Alcohol and Drug Abuse Treatment
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Interventions


What is an Intervention?

An Intervention is a process by which the harmful, progressive, and destructive effects of chemical dependency are interrupted and the chemically dependent person is helped to stop using mood-altering chemicals and to develop new, healthier ways of coping with his or her needs and problems (Johnson, V. Intervention, pg. 61). A shorter, simpler way to define intervention is “presenting reality to a person, who is out of touch with it, in a receivable way.”

An addiction is a pathological relationship with a mood altering substance and/or behavior that renders one powerless and produces harmful consequences. Unless the chemically dependent person gets help, he or she will die prematurely. Chemical dependency is a disease that kills. It is also a disease from which people can and do recover. In 1956 the American Medical Association (AMA) proclaimed chemical dependency a disease by their medical standards. In 1990 researchers announced they had found the gene that causes severe forms of alcoholism. Today medical experts refer to is as a “brain disease.”

We know that chemical dependency is not caused by a lack of willpower, or weakness of character, or some flaw in a person’s moral structure. Nor is it the result of external influences – an unhappy marriage, problems at work, or peer pressure. This means that if someone you care about is chemically dependent, it is not your fault.

The chemically addicted person does not have to “hit bottom.” In no other disease is “hitting bottom” necessary for the person to receive the help they need and deserve. By gathering those who love and care about the chemically dependent person, an intervention can lovingly and honestly assist him or her in getting help.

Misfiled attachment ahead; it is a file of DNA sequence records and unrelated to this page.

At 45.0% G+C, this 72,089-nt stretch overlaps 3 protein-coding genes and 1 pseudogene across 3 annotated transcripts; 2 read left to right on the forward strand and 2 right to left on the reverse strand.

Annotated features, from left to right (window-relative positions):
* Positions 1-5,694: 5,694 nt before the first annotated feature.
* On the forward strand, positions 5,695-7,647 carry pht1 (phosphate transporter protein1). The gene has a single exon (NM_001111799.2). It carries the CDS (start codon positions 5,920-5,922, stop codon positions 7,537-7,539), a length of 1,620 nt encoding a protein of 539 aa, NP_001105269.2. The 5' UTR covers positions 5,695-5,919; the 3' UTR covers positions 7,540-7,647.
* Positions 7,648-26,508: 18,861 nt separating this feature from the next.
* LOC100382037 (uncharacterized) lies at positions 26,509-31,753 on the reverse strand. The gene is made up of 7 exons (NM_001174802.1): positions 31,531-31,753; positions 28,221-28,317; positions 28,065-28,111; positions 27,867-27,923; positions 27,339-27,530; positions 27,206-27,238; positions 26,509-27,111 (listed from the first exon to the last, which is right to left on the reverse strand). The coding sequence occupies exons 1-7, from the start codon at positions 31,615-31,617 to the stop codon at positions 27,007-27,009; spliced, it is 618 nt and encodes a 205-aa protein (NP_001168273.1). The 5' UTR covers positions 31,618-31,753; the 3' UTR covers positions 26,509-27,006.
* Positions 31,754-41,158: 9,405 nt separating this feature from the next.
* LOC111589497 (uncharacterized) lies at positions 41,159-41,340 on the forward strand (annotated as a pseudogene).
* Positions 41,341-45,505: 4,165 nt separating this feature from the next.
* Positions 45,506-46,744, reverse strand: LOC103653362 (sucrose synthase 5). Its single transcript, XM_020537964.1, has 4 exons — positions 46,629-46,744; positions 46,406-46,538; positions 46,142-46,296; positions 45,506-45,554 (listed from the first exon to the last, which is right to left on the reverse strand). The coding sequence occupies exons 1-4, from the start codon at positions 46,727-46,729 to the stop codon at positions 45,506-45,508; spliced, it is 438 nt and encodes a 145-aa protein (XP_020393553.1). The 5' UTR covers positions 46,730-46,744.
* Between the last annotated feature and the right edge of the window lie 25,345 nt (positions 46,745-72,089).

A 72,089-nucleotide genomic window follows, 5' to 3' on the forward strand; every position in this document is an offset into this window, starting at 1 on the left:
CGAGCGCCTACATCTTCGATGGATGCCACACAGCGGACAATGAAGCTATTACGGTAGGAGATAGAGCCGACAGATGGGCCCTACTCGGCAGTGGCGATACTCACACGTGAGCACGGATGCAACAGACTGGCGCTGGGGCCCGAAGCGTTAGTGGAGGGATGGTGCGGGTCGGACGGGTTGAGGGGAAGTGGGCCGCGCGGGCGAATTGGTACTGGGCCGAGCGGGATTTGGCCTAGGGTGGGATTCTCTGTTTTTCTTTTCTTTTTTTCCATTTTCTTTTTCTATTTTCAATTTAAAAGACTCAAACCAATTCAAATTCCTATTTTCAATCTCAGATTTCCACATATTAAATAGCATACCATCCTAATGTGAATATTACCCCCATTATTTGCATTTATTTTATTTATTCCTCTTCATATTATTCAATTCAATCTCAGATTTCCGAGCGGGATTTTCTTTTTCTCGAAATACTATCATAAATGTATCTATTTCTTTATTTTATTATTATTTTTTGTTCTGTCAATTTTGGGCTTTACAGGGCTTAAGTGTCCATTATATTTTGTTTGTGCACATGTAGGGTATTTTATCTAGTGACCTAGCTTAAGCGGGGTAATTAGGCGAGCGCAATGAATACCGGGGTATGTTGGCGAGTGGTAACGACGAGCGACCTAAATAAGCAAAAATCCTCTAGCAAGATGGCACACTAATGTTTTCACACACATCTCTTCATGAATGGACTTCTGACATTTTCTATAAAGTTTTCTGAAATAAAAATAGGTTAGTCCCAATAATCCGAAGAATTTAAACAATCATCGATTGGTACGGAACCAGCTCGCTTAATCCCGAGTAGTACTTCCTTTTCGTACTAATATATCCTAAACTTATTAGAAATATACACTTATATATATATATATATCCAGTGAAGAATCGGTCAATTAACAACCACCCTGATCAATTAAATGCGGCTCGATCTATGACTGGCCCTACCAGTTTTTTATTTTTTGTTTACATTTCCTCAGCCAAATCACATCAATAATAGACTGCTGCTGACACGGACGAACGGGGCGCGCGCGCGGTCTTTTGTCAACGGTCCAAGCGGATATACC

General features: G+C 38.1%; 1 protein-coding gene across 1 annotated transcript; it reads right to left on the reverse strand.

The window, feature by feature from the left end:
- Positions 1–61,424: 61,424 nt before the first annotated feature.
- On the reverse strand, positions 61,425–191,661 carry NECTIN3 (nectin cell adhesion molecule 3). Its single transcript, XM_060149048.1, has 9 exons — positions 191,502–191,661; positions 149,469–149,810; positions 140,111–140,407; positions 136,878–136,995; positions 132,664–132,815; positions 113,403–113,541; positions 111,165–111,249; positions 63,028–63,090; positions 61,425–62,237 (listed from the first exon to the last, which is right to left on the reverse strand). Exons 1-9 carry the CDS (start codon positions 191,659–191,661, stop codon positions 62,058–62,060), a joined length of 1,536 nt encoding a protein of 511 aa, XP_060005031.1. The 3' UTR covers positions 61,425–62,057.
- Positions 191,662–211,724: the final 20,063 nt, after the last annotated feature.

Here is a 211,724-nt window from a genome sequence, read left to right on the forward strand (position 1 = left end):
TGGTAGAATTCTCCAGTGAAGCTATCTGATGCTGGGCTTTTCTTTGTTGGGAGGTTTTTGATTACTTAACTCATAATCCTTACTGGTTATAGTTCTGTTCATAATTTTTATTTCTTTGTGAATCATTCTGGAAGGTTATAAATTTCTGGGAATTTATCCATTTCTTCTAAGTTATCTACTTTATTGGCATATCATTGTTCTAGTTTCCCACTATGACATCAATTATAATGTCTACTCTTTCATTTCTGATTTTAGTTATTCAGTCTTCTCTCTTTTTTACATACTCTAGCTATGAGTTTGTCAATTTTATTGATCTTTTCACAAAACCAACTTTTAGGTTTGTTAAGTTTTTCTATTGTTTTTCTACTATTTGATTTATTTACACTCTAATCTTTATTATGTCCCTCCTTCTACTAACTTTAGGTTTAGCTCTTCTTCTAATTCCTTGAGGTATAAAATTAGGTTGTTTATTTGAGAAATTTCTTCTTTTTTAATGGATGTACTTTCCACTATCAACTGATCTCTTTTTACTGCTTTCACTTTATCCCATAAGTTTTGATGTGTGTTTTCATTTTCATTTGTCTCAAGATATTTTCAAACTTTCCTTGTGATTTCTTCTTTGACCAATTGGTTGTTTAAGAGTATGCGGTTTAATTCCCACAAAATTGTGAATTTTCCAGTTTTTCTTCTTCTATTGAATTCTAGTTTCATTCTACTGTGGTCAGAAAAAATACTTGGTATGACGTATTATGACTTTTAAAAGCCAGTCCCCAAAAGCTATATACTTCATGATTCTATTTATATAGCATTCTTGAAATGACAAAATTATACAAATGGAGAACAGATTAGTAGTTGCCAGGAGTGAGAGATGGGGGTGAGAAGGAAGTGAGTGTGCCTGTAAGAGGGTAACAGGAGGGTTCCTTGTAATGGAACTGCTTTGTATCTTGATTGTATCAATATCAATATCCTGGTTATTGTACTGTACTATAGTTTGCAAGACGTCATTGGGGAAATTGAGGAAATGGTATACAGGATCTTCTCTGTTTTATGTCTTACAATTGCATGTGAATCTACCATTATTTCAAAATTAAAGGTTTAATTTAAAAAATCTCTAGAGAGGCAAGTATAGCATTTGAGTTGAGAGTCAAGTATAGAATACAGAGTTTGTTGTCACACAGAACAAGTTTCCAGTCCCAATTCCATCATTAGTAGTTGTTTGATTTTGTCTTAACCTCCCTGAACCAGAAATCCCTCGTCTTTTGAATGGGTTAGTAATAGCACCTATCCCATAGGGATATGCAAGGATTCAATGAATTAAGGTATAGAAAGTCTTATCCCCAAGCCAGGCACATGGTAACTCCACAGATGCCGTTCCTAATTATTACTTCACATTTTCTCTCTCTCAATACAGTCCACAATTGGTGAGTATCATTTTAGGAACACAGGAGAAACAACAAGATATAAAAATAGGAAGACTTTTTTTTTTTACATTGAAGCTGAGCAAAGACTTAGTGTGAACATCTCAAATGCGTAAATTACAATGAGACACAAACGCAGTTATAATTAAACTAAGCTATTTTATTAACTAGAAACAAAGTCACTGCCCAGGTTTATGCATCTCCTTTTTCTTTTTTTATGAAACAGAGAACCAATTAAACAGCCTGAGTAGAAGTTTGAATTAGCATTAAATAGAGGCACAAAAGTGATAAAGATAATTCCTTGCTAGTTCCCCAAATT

The Basic Steps of an Intervention

  • Initial information gathering session.

  • Choosing the participants.

  • Choosing the treatment facility.

  • Educating and training the participants.

  • Conducting the intervention and transporting the individual to treatment.

  • Debriefing the participants following the intervention.

  • Communication and follow-up with the treatment center and participants.

Intervention Staff

Lois Jordan, LCSW, LCDC
Owner/Executive Director

Lois began her work in the field of chemical dependency in 1985 as the Executive Director of the Chemical Awareness Council/Park Cities, Inc., which is now CARE Dallas. Lois turned her talents towards developing Solutions in 1995. She has appeared as a guest on The Oprah Winfrey Show in addition to other national and local TV and radio shows.

Lois Jordan has facilitated more than 300 interventions since receiving her initial intervention training in 1983 at the Johnson Institute in Minneapolis Minnesota.

From there she continued her training through various intervention seminars, including: Intervention: Breaking The Cycle of Addiction, Does Early Intervention Work? Systemic Family Intervention Training, and The Moment of Change: Intervention Approaches.

Lois has facilitated interventions which resulted in the chemically dependent person being admitted to Caron Treatment Centers, The Betty Ford Center, Sierra Tucson, The Meadows, Vista Taos, La Hacienda, COPAC, Wilderness Treatment Center, Starlite Hospital, Sundown Ranch, Willingway Hospital, Cottonwood, and others.


What Others Have Said

“Lois helped us intervene on my father on Father’s Day 1990. My father’s life was dramatically changed as well as the family. I got my father back!”

“Lois’ compassion and love touched me as she helped my family intervene on me. I was a mess, my children were a mess, and my life was a mess. I have been sober since, and I got my life back.”



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